A second argument in favor of proscribing the undisclosed representation of two unrelated clients where there is an "issues conflict" is that to do so violates rule 6-101 of the Rules Professional Conduct pertaining to attorney competence. The portion of that rule which might have application here is as follows:

New Rule of Professional Conduct 3-110, Failing to Act Competently, operative May 27, l989, is in accord with rule 6-101.

The argument is that if the credibility of the member is indeed compromised by the dual representation, it is no less a disability than any other type which falls within this rule. Therefore, the attorney lacks the skill and "ability" (at least in a transactional sense) to competently represent the client. (See People v. Saldana (1984) 157 Cal.App.3d 443, 461.) The court in People v. Davis, supra, 48 Cal.2d 241, ruled that it was a violation of legal ethics for defense counsel to "impair, compromise, or destroy" his client's cause of action or defense.

However, the rule specifically defines "ability" as possessing the necessary physical, emotional, and mental faculties to perform the task competently. Thus, this Committee believes it would go beyond the scope of this rule to argue in favor of disciplining an attorney as being incompetent by virtue of the "disability" caused by taking inconsistent legal positions before the same trial judge.

Client Loyalty

The last question which must be addressed is whether the conduct violates the duty of loyalty traditionally owed to clients. There are numerous authorities which speak convincingly of the high level of fidelity, and trust that necessarily makes up part of this professional relationship.(See People v. Davis, supra, 48 Cal.2d 241.) Our Supreme Court has referred to this obligation as being of "the highest character." (See Lee v. State Bar (1970) 2 Cal.3d 927, 939.) Elsewhere, the obligation has been described to include a duty to make "a full disclosure of all facts and circumstances which are necessary to enable the parties to make a fully informed decision ... including the area of potential conflict and the possibility and desirability of seeking independent legal advice." (Betts v. Allstate Ins. Co. (1984) 154 Cal.App.3d 688, 716.)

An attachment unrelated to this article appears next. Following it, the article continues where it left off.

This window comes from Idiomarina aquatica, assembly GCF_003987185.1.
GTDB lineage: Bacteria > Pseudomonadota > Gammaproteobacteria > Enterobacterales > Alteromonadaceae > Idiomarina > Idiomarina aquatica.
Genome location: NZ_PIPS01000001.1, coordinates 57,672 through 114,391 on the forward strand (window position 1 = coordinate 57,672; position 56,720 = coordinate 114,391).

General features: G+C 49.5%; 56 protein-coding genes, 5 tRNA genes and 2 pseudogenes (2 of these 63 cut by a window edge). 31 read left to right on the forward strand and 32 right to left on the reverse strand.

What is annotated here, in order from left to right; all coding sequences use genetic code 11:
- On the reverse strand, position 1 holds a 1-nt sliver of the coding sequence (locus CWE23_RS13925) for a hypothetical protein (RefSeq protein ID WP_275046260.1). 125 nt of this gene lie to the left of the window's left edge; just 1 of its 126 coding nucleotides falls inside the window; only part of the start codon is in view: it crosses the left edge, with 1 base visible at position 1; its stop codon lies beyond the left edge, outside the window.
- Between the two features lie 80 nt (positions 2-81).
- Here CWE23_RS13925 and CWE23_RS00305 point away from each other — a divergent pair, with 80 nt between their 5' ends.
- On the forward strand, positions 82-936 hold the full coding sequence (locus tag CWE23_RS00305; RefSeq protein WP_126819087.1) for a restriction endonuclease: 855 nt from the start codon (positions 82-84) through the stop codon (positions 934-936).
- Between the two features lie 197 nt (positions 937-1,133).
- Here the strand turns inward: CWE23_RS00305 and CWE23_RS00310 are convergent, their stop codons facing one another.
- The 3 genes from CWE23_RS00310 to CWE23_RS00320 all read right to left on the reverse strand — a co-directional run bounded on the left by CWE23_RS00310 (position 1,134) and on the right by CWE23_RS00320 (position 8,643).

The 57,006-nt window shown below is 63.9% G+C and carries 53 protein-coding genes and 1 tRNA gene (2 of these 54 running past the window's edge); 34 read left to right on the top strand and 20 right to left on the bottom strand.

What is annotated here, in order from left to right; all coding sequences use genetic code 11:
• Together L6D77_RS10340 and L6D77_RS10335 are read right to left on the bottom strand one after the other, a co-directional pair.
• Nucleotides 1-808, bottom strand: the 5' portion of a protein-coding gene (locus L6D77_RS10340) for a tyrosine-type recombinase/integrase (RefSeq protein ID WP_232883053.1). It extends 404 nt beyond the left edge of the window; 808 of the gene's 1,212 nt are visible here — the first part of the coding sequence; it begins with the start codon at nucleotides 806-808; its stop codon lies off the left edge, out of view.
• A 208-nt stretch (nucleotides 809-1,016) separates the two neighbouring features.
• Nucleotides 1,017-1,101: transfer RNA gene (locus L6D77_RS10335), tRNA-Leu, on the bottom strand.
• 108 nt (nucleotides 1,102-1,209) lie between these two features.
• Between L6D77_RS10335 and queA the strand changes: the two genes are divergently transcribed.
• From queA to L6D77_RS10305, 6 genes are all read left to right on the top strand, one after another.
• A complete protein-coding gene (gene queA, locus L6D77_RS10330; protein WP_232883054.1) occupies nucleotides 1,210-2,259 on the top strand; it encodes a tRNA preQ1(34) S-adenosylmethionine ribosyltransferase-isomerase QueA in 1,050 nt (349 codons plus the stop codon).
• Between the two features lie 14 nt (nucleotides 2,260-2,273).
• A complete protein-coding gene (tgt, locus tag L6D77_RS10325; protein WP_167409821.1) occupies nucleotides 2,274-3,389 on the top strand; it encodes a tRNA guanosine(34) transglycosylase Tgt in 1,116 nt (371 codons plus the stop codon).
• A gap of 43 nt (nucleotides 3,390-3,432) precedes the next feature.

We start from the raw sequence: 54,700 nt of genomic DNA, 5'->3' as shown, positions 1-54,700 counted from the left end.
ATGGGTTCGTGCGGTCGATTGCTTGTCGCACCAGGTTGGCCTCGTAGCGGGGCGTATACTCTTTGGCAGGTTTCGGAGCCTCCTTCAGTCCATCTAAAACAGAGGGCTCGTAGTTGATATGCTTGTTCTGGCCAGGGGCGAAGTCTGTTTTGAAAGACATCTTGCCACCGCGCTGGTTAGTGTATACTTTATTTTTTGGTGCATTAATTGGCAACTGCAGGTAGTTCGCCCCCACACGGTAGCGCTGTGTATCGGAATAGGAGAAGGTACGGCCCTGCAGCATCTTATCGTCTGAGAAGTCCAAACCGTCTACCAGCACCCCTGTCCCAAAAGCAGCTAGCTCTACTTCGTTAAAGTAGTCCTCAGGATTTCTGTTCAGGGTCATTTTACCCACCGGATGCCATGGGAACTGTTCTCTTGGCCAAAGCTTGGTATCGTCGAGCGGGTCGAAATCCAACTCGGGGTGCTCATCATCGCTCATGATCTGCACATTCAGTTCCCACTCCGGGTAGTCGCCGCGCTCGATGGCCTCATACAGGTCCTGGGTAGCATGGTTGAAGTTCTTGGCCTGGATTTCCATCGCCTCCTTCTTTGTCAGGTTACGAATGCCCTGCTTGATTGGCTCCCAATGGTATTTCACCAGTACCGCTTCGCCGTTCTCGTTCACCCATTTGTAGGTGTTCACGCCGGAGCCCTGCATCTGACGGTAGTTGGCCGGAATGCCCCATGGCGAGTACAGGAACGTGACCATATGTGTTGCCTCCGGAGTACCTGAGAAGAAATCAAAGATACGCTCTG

However, as it relates to the function of attorneys in the legal system, even the most unsophisticated client would not assume that the attorney represents no other clients who may have divergent interests in their particular legal matters. While certainly a close question, we do not believe that there can be any reasonable expectation on the part of the client that the duty of undivided loyalty prohibits the attorney from taking an inconsistent legal position on behalf of another client. It is our opinion that if the attorney chooses not to disclose the two representations the attorney does not violate his or her duty of loyalty to the client.

This opinion is issued by the Standing Committee on Professional Responsibility and Conduct of the State Bar of California. It is advisory only. It is not binding upon the courts, the State Bar of California, its Board of Governors, any persons or tribunals charged with regulatory responsibilities, or any member of the State Bar.